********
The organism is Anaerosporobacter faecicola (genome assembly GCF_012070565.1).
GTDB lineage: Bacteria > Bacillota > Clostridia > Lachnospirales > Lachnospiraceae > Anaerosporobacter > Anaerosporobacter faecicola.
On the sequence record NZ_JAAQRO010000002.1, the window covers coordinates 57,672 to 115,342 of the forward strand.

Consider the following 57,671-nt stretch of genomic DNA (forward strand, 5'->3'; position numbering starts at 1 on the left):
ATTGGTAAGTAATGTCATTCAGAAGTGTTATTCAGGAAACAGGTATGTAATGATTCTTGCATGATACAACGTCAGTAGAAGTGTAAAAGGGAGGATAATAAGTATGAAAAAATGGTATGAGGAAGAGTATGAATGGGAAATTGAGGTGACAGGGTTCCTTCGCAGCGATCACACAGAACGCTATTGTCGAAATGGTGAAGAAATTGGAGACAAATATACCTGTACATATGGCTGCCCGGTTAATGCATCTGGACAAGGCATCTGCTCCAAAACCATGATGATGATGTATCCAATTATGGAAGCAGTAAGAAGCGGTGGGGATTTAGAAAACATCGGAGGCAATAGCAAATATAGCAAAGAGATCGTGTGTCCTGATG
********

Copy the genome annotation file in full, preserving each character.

The organism is Anaerosporobacter faecicola (genome assembly GCF_012070565.1).
GTDB lineage: Bacteria > Bacillota > Clostridia > Lachnospirales > Lachnospiraceae > Anaerosporobacter > Anaerosporobacter faecicola.
On the sequence record NZ_JAAQRO010000002.1, the window covers coordinates 57,672 to 115,342 of the forward strand.

Consider the following 57,671-nt stretch of genomic DNA (forward strand, 5'->3'; position numbering starts at 1 on the left):
ATTGGTAAGTAATGTCATTCAGAAGTGTTATTCAGGAAACAGGTATGTAATGATTCTTGCATGATACAACGTCAGTAGAAGTGTAAAAGGGAGGATAATAAGTATGAAAAAATGGTATGAGGAAGAGTATGAATGGGAAATTGAGGTGACAGGGTTCCTTCGCAGCGATCACACAGAACGCTATTGTCGAAATGGTGAAGAAATTGGAGACAAATATACCTGTACATATGGCTGCCCGGTTAATGCATCTGGACAAGGCATCTGCTCCAAAACCATGATGATGATGTATCCAATTATGGAAGCAGTAAGAAGCGGTGGGGATTTAGAAAACATCGGAGGCAATAGCAAATATAGCAAAGAGATCGTGTGTCCTGATG